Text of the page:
“We really urge people to be prepared,” Mendoza said. “We want to make sure, they have a family plan, a plan to protect their assets. Some people have been here for 10 plus years, so we want them to be as prepared as possible if they happened to be detained. We want them to focus on their case instead of other aspects that pertain to their lives.”

‘Climate of fear’

On the city’s North Side, Protect Rogers Park, a coalition of neighbors working to protect marginalized communities, is also working to educate residents about their rights.

Marissa Graciosa, a member of Protect Rogers Park, believes that ICE will likely stay out of Rogers Park, a neighborhood home to many immigrants, and target other areas.

In her experience, ICE has targeted communities that lack the community infrastructure that Roger Park has, which often ends up being suburban communities, Graciosa said.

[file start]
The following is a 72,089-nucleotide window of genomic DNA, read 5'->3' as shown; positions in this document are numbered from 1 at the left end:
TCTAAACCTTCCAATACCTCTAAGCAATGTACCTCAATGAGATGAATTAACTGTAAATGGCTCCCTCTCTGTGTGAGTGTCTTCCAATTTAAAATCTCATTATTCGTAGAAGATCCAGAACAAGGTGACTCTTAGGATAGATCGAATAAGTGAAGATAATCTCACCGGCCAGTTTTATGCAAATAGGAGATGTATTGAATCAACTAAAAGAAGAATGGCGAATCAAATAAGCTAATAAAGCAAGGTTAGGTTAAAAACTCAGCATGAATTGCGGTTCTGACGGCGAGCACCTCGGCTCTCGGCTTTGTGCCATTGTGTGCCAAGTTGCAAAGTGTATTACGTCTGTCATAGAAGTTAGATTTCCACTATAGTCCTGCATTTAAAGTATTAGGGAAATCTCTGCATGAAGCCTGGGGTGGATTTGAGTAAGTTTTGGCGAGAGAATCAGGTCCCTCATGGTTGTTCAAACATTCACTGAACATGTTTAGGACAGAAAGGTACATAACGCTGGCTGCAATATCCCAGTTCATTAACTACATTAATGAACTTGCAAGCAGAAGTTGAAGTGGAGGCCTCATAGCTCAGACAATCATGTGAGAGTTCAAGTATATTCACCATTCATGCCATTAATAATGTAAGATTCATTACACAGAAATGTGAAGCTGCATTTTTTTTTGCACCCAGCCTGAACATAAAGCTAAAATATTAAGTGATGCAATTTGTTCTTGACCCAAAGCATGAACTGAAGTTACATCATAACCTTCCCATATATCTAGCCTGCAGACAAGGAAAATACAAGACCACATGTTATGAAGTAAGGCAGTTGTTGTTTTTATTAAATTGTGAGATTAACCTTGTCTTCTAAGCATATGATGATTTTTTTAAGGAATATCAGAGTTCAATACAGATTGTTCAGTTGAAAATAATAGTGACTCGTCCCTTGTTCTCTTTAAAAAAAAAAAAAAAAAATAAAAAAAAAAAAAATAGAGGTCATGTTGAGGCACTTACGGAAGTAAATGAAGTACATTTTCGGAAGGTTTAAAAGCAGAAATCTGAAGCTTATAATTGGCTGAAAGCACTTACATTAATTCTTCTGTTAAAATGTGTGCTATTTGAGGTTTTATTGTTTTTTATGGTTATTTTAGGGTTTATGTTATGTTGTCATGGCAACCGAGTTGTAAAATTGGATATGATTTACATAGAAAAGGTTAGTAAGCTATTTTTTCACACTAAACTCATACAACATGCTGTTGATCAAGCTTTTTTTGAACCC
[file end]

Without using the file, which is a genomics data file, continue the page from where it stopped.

The group put out calls on social media looking for volunteers to canvass the neighborhood and educate Rogers Park neighbors of their rights should ICE appear.

The canvassing effort is also being sponsored by Ald. Maria Hadden (49th), State Rep. Kelly Cassidy and State Senator Heather Steans.

Hadden said Friday she offered to help the Rogers Park activists who are disseminating educational materials to immigrants in the neighborhood.

“We want to work together to make sure that we are supporting the efforts of folks doing work on the ground,” she said.

She said the sweeps could impact many Rogers Park residents, as the area is known for its diversity and inclusive values.

“In a community as close-knit as ours with as many backgrounds as we have, it impacts everyone,” she said.

Hadden said her office hasn’t fielded many calls from her constitutents, but that doesn’t surprise her.

“We are living in a time where a lot of folks are afraid to reach out,” she said. “…People are afraid to make themselves a target.”

Hadden said called the ICE raids “immoral” and “unnecessary.”

“These threats are super harmful to our neighborhood as a whole and in our city it creates a culture of fear,” she said.